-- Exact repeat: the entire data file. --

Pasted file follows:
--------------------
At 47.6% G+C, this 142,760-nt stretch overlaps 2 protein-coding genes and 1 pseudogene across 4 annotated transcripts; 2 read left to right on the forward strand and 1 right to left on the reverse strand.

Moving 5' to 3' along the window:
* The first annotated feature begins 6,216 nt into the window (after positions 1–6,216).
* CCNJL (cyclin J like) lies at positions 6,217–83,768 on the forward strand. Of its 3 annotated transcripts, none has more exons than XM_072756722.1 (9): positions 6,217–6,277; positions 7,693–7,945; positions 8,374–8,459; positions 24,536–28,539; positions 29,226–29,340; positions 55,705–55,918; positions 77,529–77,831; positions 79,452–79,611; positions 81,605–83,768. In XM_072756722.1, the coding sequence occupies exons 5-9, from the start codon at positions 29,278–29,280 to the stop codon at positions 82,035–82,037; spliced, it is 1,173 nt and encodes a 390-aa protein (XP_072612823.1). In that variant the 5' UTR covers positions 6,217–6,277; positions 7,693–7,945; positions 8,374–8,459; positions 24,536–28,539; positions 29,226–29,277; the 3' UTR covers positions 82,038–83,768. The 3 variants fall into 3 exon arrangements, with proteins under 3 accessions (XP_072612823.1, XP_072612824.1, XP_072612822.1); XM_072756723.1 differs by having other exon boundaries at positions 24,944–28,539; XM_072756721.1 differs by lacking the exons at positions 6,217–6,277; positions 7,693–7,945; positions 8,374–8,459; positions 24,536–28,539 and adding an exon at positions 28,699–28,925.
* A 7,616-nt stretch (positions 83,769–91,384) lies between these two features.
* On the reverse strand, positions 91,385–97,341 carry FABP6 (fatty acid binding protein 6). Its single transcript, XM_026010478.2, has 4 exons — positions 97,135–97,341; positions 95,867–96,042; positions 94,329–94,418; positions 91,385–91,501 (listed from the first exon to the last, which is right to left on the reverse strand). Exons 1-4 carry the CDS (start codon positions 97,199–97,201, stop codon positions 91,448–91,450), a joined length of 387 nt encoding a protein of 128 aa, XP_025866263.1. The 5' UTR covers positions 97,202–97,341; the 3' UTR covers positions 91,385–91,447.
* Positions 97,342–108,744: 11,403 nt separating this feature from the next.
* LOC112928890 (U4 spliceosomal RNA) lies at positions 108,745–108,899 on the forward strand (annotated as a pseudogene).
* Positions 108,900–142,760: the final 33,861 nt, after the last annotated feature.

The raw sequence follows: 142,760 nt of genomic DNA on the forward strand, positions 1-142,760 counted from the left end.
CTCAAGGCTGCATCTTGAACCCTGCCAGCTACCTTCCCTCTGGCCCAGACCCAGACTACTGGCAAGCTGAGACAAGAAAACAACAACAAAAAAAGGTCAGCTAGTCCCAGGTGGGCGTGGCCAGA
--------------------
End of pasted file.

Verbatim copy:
At 47.6% G+C, this 142,760-nt stretch overlaps 2 protein-coding genes and 1 pseudogene across 4 annotated transcripts; 2 read left to right on the forward strand and 1 right to left on the reverse strand.

Moving 5' to 3' along the window:
* The first annotated feature begins 6,216 nt into the window (after positions 1–6,216).
* CCNJL (cyclin J like) lies at positions 6,217–83,768 on the forward strand. Of its 3 annotated transcripts, none has more exons than XM_072756722.1 (9): positions 6,217–6,277; positions 7,693–7,945; positions 8,374–8,459; positions 24,536–28,539; positions 29,226–29,340; positions 55,705–55,918; positions 77,529–77,831; positions 79,452–79,611; positions 81,605–83,768. In XM_072756722.1, the coding sequence occupies exons 5-9, from the start codon at positions 29,278–29,280 to the stop codon at positions 82,035–82,037; spliced, it is 1,173 nt and encodes a 390-aa protein (XP_072612823.1). In that variant the 5' UTR covers positions 6,217–6,277; positions 7,693–7,945; positions 8,374–8,459; positions 24,536–28,539; positions 29,226–29,277; the 3' UTR covers positions 82,038–83,768. The 3 variants fall into 3 exon arrangements, with proteins under 3 accessions (XP_072612823.1, XP_072612824.1, XP_072612822.1); XM_072756723.1 differs by having other exon boundaries at positions 24,944–28,539; XM_072756721.1 differs by lacking the exons at positions 6,217–6,277; positions 7,693–7,945; positions 8,374–8,459; positions 24,536–28,539 and adding an exon at positions 28,699–28,925.
* A 7,616-nt stretch (positions 83,769–91,384) lies between these two features.
* On the reverse strand, positions 91,385–97,341 carry FABP6 (fatty acid binding protein 6). Its single transcript, XM_026010478.2, has 4 exons — positions 97,135–97,341; positions 95,867–96,042; positions 94,329–94,418; positions 91,385–91,501 (listed from the first exon to the last, which is right to left on the reverse strand). Exons 1-4 carry the CDS (start codon positions 97,199–97,201, stop codon positions 91,448–91,450), a joined length of 387 nt encoding a protein of 128 aa, XP_025866263.1. The 5' UTR covers positions 97,202–97,341; the 3' UTR covers positions 91,385–91,447.
* Positions 97,342–108,744: 11,403 nt separating this feature from the next.
* LOC112928890 (U4 spliceosomal RNA) lies at positions 108,745–108,899 on the forward strand (annotated as a pseudogene).
* Positions 108,900–142,760: the final 33,861 nt, after the last annotated feature.

The raw sequence follows: 142,760 nt of genomic DNA on the forward strand, positions 1-142,760 counted from the left end.
CTCAAGGCTGCATCTTGAACCCTGCCAGCTACCTTCCCTCTGGCCCAGACCCAGACTACTGGCAAGCTGAGACAAGAAAACAACAACAAAAAAAGGTCAGCTAGTCCCAGGTGGGCGTGGCCAGA